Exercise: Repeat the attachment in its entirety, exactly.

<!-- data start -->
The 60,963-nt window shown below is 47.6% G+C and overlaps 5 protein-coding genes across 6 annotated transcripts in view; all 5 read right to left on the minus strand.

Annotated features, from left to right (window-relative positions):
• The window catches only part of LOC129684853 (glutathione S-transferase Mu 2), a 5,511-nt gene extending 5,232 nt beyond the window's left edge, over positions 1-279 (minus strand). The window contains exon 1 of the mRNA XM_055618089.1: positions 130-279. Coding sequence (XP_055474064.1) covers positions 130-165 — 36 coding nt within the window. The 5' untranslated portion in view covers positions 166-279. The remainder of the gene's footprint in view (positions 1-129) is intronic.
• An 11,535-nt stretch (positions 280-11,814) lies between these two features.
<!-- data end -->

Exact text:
The 60,963-nt window shown below is 47.6% G+C and overlaps 5 protein-coding genes across 6 annotated transcripts in view; all 5 read right to left on the minus strand.

Annotated features, from left to right (window-relative positions):
• The window catches only part of LOC129684853 (glutathione S-transferase Mu 2), a 5,511-nt gene extending 5,232 nt beyond the window's left edge, over positions 1-279 (minus strand). The window contains exon 1 of the mRNA XM_055618089.1: positions 130-279. Coding sequence (XP_055474064.1) covers positions 130-165 — 36 coding nt within the window. The 5' untranslated portion in view covers positions 166-279. The remainder of the gene's footprint in view (positions 1-129) is intronic.
• An 11,535-nt stretch (positions 280-11,814) lies between these two features.